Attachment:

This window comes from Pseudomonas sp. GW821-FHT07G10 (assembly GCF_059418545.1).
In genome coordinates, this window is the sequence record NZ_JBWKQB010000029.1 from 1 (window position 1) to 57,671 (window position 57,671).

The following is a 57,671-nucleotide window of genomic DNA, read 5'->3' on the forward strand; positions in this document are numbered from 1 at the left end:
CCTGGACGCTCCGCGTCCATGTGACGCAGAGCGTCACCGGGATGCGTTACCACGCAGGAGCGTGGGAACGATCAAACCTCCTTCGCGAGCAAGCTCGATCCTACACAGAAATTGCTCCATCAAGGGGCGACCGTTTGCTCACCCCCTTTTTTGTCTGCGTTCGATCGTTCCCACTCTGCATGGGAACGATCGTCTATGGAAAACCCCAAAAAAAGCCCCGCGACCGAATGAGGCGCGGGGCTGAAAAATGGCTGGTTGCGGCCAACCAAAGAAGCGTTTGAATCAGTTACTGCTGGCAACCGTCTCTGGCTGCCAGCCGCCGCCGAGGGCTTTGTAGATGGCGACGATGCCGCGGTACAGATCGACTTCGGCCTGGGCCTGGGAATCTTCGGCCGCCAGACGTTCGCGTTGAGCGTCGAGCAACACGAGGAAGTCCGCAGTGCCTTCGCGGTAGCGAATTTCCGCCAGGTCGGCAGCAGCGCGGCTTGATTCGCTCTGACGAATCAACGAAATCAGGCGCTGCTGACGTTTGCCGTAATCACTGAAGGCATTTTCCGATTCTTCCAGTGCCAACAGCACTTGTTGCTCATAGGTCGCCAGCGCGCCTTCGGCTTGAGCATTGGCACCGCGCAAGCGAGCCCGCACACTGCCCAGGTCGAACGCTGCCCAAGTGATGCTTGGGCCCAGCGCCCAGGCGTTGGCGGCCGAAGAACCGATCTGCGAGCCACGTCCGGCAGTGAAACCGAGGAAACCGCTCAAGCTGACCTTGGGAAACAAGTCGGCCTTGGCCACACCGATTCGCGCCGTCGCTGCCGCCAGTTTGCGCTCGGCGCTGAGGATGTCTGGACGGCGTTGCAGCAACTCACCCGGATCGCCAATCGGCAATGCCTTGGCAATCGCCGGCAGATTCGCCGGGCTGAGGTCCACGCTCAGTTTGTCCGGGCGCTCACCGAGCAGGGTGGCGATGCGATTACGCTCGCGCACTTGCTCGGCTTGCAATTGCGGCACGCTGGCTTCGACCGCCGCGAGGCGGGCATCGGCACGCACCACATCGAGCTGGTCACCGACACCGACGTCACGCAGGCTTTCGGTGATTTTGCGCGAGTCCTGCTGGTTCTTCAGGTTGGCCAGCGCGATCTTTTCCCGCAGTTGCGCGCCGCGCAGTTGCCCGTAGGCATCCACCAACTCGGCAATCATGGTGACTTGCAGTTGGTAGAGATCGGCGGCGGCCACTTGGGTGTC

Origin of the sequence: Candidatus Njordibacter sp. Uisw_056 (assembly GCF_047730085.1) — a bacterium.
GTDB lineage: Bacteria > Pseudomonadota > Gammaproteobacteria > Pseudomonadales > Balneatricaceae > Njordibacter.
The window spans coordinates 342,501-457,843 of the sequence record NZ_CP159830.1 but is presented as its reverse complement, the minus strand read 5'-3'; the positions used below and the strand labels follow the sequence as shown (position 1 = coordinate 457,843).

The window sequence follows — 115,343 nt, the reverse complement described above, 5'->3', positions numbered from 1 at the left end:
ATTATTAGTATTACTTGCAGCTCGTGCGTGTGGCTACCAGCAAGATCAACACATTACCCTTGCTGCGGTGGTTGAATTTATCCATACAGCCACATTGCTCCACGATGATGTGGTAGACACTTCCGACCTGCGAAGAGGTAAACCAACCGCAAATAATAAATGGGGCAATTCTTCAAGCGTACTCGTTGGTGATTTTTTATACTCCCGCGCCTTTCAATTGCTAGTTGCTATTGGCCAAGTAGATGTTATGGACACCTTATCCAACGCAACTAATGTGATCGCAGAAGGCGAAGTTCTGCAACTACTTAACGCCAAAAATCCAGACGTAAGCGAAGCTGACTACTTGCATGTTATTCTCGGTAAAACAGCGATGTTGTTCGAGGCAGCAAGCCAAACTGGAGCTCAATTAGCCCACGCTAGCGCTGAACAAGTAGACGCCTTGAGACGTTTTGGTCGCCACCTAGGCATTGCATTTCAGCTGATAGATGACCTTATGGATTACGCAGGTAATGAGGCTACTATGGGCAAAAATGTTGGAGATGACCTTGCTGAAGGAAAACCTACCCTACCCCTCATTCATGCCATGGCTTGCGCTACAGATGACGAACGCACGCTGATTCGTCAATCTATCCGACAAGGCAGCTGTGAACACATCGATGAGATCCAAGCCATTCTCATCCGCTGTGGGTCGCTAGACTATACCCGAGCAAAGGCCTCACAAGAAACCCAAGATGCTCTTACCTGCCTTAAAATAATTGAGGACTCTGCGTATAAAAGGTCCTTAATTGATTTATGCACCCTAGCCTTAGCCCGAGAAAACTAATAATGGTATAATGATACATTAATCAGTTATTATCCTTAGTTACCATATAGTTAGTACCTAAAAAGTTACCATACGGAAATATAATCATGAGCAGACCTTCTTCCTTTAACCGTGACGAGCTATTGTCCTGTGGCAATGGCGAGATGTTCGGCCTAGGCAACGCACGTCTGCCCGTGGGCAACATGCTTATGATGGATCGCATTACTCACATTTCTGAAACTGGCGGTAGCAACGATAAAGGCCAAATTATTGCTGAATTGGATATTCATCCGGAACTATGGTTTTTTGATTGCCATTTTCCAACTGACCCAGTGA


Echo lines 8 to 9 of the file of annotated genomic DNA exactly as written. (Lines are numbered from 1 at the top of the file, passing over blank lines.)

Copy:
The window sequence follows — 115,343 nt, the reverse complement described above, 5'->3', positions numbered from 1 at the left end:
ATTATTAGTATTACTTGCAGCTCGTGCGTGTGGCTACCAGCAAGATCAACACATTACCCTTGCTGCGGTGGTTGAATTTATCCATACAGCCACATTGCTCCACGATGATGTGGTAGACACTTCCGACCTGCGAAGAGGTAAACCAACCGCAAATAATAAATGGGGCAATTCTTCAAGCGTACTCGTTGGTGATTTTTTATACTCCCGCGCCTTTCAATTGCTAGTTGCTATTGGCCAAGTAGATGTTATGGACACCTTATCCAACGCAACTAATGTGATCGCAGAAGGCGAAGTTCTGCAACTACTTAACGCCAAAAATCCAGACGTAAGCGAAGCTGACTACTTGCATGTTATTCTCGGTAAAACAGCGATGTTGTTCGAGGCAGCAAGCCAAACTGGAGCTCAATTAGCCCACGCTAGCGCTGAACAAGTAGACGCCTTGAGACGTTTTGGTCGCCACCTAGGCATTGCATTTCAGCTGATAGATGACCTTATGGATTACGCAGGTAATGAGGCTACTATGGGCAAAAATGTTGGAGATGACCTTGCTGAAGGAAAACCTACCCTACCCCTCATTCATGCCATGGCTTGCGCTACAGATGACGAACGCACGCTGATTCGTCAATCTATCCGACAAGGCAGCTGTGAACACATCGATGAGATCCAAGCCATTCTCATCCGCTGTGGGTCGCTAGACTATACCCGAGCAAAGGCCTCACAAGAAACCCAAGATGCTCTTACCTGCCTTAAAATAATTGAGGACTCTGCGTATAAAAGGTCCTTAATTGATTTATGCACCCTAGCCTTAGCCCGAGAAAACTAATAATGGTATAATGATACATTAATCAGTTATTATCCTTAGTTACCATATAGTTAGTACCTAAAAAGTTACCATACGGAAATATAATCATGAGCAGACCTTCTTCCTTTAACCGTGACGAGCTATTGTCCTGTGGCAATGGCGAGATGTTCGGCCTAGGCAACGCACGTCTGCCCGTGGGCAACATGCTTATGATGGATCGCATTACTCACATTTCTGAAACTGGCGGTAGCAACGATAAAGGCCAAATTATTGCTGAATTGGATATTCATCCGGAACTATGGTTTTTTGATTGCCATTTTCCAACTGACCCAGTGA